They use attributes like first name, company name, and even your product category to customize their outreach emails. 

If you received this email, chances are, you’re going to reply positively, or at least, be interested in hearing more because it’s clear that it’s targeted specifically to you

Cold email is a powerful acquisition channel for small businesses that lets you engage with your prospects without relying on paid ads, writing new content, or recording podcasts. You get to directly communicate with key decision-makers, making it highly effective — if you can master it.

Creating Foundations for Your Email Marketing Campaigns

1. Set Up a New Email Sending Domain and Warm Up Your Email

You use your regular email address for client and team communication, so you don’t want to risk anything affecting it.

When starting any type of email marketing, it’s always best to set up a new email address on a new domain.

If your existing domain is company.com, buy an address that’s similar, such as thecompany.com or company.io, and use that domain to send your emails from.

This sounds like a hurdle, but it won’t take long to set up. The main benefit here is that if something happens to the email address you’re using to send your marketing email campaigns (such as deliverability issues, or landing in the spam folder), it won’t affect the primary email address that you’re using for client communication.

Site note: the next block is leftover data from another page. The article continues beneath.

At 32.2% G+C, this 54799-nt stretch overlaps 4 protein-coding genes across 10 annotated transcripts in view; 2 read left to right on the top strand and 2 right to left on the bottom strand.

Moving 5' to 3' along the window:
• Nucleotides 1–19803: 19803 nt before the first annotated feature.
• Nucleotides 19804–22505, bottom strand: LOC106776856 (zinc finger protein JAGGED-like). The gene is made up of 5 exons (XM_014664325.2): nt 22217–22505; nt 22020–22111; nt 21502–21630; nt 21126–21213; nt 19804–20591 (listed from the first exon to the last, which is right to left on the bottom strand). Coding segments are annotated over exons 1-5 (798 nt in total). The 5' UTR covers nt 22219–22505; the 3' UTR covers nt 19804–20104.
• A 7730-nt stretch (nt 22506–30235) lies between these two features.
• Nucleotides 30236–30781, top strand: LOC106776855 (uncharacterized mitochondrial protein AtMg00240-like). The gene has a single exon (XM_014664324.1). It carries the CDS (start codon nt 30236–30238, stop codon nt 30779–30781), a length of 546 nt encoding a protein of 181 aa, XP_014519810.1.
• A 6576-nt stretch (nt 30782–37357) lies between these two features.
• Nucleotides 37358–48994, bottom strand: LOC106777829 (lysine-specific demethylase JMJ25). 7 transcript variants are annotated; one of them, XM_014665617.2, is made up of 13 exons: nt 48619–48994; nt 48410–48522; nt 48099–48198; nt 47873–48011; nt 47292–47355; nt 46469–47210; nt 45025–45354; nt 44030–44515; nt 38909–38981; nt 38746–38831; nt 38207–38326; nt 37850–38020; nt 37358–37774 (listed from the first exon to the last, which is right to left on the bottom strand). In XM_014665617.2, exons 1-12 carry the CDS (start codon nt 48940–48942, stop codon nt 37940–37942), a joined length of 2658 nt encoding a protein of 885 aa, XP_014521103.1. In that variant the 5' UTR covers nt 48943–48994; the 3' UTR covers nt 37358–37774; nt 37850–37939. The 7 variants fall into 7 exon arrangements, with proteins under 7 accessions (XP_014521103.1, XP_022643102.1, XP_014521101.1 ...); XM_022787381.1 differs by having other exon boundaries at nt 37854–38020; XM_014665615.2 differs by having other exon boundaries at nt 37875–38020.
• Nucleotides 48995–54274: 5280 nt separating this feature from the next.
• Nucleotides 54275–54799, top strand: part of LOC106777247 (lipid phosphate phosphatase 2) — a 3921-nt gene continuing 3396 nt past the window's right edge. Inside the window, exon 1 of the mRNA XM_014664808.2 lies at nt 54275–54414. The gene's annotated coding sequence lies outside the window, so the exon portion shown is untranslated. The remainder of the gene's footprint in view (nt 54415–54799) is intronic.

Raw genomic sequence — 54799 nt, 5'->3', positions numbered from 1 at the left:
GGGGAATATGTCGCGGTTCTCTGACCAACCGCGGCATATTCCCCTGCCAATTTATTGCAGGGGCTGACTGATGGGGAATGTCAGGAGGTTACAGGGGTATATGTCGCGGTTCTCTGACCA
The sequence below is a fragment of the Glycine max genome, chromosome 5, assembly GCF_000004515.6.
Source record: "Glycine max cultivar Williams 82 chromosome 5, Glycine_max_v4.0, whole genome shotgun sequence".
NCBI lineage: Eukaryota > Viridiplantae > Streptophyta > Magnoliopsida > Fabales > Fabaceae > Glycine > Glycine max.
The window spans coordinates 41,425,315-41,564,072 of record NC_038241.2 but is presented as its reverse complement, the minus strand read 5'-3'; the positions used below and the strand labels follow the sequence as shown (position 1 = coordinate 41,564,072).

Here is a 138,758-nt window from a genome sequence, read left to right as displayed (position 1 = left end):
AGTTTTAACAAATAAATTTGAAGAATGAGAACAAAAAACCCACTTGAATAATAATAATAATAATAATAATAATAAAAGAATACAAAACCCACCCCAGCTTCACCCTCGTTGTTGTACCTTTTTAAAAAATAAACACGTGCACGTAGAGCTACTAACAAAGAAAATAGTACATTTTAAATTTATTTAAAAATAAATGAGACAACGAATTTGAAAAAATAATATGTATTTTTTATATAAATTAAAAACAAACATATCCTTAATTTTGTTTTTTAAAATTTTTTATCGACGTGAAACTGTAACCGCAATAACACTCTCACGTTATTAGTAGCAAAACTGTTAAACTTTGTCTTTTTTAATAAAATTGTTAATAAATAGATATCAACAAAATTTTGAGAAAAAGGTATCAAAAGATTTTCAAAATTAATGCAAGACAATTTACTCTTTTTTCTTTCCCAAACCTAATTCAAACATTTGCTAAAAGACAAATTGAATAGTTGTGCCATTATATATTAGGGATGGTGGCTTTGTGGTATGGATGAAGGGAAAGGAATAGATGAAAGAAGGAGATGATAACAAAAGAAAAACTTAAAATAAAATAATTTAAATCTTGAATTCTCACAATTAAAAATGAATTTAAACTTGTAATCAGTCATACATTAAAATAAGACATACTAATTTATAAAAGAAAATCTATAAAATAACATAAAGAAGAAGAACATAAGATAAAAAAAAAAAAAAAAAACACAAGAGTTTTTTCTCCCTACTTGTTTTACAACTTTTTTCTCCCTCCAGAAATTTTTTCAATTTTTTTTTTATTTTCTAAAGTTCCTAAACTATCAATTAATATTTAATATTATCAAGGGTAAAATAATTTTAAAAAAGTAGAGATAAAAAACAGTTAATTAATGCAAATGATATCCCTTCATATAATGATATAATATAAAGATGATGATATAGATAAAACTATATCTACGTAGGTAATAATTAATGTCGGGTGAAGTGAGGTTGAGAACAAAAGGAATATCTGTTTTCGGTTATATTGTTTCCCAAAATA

When you set up your new email address, make sure to warm it up before starting your outreach. Email warm-up tools like MailFlow (it’s free to use) are ideal for anyone sending cold emails. MailFlow also offers a native integration with QuickMail, which is ideal for its users.

MailFlow will warm up your email address and generate engagement so your marketing emails are more likely to land in your audience’s primary email inbox.

Over time, you’ll be less likely to land in the spam folder and your emails will land in your recipient’s inbox more often.

2. Highlight The Best Reasons to Join Your Email List

People won’t join your mailing list without good reason.

Consider how you’ll encourage people to join. Common motivators are downloads for free resources (like our example below).

eBooks, free resources, or other gated content are generally an effective way to build your subscriber base.

They’re often low-cost to create, which makes them ideal for small businesses without huge marketing budgets, and can offer huge value to your audience.

Keep in mind who your ideal customer is, what they care about, and optimize your email list-building strategies based on that knowledge.